I received an ARC of this book for free. All thoughts and opinions expressed are my own.
When Caroline Giammanco got a job teaching in a maximum-security prison, she wasn’t sure what to expect. She thought it might be unsafe, unpleasant, intimidating – but she anticipated that this would come from the inmates she taught, not the prison guards and staff she worked alongside. Once she started work within the electrified fences of the prison though, she discovered that there was at least as much lying, back-stabbing and blackmailing to be found on the ‘right’ side of the prison system.
A distinct voice shines through from the very beginning of the book, for example the use of the word “visit” to mean, I gather, hang out or spend time together. For someone unfamiliar with it, was a bit jarring, but it created a strong sense of place and helped to create an immediate connection with Giammanco. Similarly, the use of interjected thoughts made the events portrayed feel more present; it’s a device more commonly seen in fiction, but I felt added an interesting edge to the memoir. I did think it sometimes diminished the impact of the sentiments expressed, making them an afterthought rather than central to the narrative, but I generally enjoyed the conversational tone it created.
Poetic descriptions make a stark contrast with the institutional settings described, and Giammanco’s keen eye for detail shines through with every new place or person we’re introduced to. And there are a lot of introductions to get through. A lot of people are introduced in one go, and there are a lot of very colourful characters for the reader to get to know.
In one section of the book, reasonably early on, Giammanco describes going to The Academy, where she and other new employees went to learn how to behave in a prison. This was fascinating. The rules and guidelines provided for interacting with inmates, ranging from strange to utterly dehumanising, gave a chilling insight into the way the system views the human beings in its charge. In my opinion this was an example of this book at its absolute best; exposing problematic views and a fundamental lack of interest in the humanity of prisoners that needs to be revealed in order for it to be addressed.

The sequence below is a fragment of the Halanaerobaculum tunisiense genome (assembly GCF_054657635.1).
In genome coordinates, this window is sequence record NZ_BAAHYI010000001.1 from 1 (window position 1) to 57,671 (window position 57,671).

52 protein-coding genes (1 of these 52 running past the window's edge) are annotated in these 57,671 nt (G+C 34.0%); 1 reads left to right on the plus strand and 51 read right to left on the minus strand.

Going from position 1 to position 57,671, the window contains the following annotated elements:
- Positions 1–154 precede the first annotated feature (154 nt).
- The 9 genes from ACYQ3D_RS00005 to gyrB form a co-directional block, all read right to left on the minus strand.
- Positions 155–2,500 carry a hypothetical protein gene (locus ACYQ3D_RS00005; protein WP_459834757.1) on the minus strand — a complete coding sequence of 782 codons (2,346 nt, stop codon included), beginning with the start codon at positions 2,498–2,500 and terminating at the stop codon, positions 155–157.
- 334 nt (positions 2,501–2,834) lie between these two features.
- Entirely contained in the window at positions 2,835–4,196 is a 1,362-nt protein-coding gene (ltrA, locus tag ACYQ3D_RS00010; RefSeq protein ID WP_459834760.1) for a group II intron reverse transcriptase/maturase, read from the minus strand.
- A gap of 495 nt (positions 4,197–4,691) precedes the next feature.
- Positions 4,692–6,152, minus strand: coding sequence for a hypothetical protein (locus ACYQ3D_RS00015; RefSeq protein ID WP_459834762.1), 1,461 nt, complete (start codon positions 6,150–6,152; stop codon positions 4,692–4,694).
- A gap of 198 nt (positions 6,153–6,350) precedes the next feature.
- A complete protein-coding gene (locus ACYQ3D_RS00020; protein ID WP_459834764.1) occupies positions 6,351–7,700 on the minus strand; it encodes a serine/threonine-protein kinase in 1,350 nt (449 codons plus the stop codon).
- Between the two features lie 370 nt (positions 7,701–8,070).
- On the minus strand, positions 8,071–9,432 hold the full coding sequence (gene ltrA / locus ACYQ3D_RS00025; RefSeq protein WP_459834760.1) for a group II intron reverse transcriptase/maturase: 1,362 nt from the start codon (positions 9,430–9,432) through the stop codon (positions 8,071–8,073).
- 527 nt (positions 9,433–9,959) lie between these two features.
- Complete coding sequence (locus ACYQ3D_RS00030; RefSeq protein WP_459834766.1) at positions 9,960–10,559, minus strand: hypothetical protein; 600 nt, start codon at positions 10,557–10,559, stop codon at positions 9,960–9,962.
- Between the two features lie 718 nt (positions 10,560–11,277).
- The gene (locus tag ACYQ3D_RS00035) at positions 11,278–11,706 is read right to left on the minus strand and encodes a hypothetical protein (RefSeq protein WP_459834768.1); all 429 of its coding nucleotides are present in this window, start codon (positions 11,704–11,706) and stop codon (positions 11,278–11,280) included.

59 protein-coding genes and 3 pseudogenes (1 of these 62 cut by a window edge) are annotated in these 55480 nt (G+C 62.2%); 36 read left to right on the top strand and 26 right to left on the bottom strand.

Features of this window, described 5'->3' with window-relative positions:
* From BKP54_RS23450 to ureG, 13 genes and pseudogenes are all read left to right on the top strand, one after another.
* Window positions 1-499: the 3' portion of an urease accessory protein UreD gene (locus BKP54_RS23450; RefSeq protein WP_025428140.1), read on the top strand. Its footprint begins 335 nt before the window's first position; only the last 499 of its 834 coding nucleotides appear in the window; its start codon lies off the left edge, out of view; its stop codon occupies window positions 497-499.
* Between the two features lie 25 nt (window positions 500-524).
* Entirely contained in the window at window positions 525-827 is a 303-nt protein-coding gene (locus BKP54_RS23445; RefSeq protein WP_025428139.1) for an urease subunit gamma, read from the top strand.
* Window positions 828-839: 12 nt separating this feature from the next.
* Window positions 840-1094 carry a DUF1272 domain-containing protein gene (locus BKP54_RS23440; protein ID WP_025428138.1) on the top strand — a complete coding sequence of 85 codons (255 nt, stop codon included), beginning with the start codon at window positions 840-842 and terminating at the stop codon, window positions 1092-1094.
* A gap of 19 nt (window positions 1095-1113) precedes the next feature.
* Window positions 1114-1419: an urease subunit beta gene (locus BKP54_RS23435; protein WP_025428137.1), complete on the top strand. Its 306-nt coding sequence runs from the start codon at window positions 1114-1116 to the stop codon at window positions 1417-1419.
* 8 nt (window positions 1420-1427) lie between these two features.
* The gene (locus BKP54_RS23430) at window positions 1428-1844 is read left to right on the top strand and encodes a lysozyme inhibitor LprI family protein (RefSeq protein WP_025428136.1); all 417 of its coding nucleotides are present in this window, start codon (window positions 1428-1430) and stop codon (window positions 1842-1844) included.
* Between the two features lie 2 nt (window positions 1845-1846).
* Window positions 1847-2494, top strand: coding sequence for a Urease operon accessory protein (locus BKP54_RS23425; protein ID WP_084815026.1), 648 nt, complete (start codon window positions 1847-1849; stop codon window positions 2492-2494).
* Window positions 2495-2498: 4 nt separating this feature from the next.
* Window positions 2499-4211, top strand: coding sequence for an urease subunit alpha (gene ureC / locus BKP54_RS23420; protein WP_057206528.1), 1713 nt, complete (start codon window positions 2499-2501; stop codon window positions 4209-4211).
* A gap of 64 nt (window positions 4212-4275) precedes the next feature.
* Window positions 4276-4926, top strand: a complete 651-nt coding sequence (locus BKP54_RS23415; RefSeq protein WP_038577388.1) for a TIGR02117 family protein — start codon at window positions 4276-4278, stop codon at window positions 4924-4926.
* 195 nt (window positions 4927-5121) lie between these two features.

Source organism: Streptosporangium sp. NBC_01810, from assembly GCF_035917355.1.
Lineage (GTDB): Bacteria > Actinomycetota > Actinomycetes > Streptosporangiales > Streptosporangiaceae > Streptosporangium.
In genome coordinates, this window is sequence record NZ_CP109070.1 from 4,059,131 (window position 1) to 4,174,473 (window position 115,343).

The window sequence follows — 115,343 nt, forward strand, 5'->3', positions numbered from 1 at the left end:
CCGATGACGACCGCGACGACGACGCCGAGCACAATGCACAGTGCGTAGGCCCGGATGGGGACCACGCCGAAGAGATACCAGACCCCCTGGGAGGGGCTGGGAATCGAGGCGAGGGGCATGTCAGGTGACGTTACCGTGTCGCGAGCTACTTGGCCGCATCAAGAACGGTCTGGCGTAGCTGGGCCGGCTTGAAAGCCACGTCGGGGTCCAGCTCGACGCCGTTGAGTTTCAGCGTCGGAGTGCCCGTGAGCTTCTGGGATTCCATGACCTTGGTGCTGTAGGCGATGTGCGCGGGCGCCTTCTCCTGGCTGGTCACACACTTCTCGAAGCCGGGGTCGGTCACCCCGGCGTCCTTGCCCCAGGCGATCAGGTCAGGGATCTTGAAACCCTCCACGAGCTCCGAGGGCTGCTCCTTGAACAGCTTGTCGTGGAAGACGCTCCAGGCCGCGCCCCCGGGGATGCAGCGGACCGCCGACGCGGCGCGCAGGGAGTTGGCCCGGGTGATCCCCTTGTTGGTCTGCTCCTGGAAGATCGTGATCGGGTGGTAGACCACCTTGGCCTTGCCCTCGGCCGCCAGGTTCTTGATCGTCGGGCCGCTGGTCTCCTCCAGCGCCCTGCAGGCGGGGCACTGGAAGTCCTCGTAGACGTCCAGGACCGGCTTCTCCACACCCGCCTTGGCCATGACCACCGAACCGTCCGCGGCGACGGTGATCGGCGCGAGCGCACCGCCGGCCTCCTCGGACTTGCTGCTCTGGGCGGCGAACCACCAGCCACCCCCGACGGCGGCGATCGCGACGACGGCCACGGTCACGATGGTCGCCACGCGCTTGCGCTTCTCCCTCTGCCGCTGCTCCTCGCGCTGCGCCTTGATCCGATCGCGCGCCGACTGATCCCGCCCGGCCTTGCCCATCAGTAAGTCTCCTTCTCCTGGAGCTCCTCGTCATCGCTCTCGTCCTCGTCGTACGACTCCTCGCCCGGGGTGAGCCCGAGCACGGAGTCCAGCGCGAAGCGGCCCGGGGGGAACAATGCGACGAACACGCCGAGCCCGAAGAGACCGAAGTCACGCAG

There were large segments of the book that dealt more with general corruption and dwelt specifically on the poor treatment of the teaching staff. I think I would have preferred to see more of how the infighting among staff impacted the prisoners in their care, but the level of corruption and bad behaviour going on amongst the staff was compelling in its own right, and I appreciate that Giammanco could only speak to her own personal experience. The lack of respect afforded to the staff brought in to rehabilitate inmates or support their development is symptomatic of a deep distaste for the rehabilitation of convicts, and that connection is mentioned in the book, but I would have found it interesting if Giammanco had taken more time to explore that. Similarly, the romance that develops between Giammanco and her teaching assistant (the “Boonie Hat Bandit”, Keith Giammanco) is a lovely moment of personal connection in a book otherwise full of deeply dysfunctional relationships. It just doesn’t feel like it’s used to say much about the situation they’re both in, or the way the system treats them both.
Inside the Death Fences is a brave and brutally honest personal account of working inside a prison, and it tells some unpleasant truths about the people charged with rehabilitating prisoners. Despite wishing it had gone a little deeper in its exploration of the situations and issues it describes, I found it a deeply absorbing account. It makes for compelling, if occasionally depressing, reading, and I would highly recommend it to anybody interested in prisons and the systems in place for running them.
You can pre-order Inside the Death Fences here, it comes out on Kindle and in paperback on the 1st of July.